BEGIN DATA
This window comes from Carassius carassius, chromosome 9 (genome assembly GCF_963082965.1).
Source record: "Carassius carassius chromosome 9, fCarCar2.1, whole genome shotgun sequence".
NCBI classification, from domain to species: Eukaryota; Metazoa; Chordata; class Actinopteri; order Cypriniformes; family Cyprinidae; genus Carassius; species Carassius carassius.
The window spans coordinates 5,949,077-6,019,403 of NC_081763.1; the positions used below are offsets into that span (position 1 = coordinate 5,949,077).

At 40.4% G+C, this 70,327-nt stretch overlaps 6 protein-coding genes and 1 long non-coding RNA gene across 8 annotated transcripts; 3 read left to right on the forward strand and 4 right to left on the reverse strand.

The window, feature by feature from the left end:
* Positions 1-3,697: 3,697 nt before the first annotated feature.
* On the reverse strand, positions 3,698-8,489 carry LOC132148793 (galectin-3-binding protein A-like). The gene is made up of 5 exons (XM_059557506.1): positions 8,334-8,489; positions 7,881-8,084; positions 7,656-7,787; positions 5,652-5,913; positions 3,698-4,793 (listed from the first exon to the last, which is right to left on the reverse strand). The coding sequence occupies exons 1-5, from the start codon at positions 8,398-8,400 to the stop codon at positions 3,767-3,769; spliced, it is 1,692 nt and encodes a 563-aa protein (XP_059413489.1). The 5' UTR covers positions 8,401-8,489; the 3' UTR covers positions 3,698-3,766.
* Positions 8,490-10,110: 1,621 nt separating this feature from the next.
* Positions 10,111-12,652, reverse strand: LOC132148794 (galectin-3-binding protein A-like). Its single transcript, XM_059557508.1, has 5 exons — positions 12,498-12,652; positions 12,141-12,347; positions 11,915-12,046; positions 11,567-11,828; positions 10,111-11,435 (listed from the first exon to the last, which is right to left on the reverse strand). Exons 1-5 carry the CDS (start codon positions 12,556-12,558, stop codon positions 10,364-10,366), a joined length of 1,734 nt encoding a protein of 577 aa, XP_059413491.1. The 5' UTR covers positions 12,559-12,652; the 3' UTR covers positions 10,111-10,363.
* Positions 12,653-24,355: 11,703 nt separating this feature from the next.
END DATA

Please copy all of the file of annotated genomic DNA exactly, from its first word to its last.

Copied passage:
This window comes from Carassius carassius, chromosome 9 (genome assembly GCF_963082965.1).
Source record: "Carassius carassius chromosome 9, fCarCar2.1, whole genome shotgun sequence".
NCBI classification, from domain to species: Eukaryota; Metazoa; Chordata; class Actinopteri; order Cypriniformes; family Cyprinidae; genus Carassius; species Carassius carassius.
The window spans coordinates 5,949,077-6,019,403 of NC_081763.1; the positions used below are offsets into that span (position 1 = coordinate 5,949,077).

At 40.4% G+C, this 70,327-nt stretch overlaps 6 protein-coding genes and 1 long non-coding RNA gene across 8 annotated transcripts; 3 read left to right on the forward strand and 4 right to left on the reverse strand.

The window, feature by feature from the left end:
* Positions 1-3,697: 3,697 nt before the first annotated feature.
* On the reverse strand, positions 3,698-8,489 carry LOC132148793 (galectin-3-binding protein A-like). The gene is made up of 5 exons (XM_059557506.1): positions 8,334-8,489; positions 7,881-8,084; positions 7,656-7,787; positions 5,652-5,913; positions 3,698-4,793 (listed from the first exon to the last, which is right to left on the reverse strand). The coding sequence occupies exons 1-5, from the start codon at positions 8,398-8,400 to the stop codon at positions 3,767-3,769; spliced, it is 1,692 nt and encodes a 563-aa protein (XP_059413489.1). The 5' UTR covers positions 8,401-8,489; the 3' UTR covers positions 3,698-3,766.
* Positions 8,490-10,110: 1,621 nt separating this feature from the next.
* Positions 10,111-12,652, reverse strand: LOC132148794 (galectin-3-binding protein A-like). Its single transcript, XM_059557508.1, has 5 exons — positions 12,498-12,652; positions 12,141-12,347; positions 11,915-12,046; positions 11,567-11,828; positions 10,111-11,435 (listed from the first exon to the last, which is right to left on the reverse strand). Exons 1-5 carry the CDS (start codon positions 12,556-12,558, stop codon positions 10,364-10,366), a joined length of 1,734 nt encoding a protein of 577 aa, XP_059413491.1. The 5' UTR covers positions 12,559-12,652; the 3' UTR covers positions 10,111-10,363.
* Positions 12,653-24,355: 11,703 nt separating this feature from the next.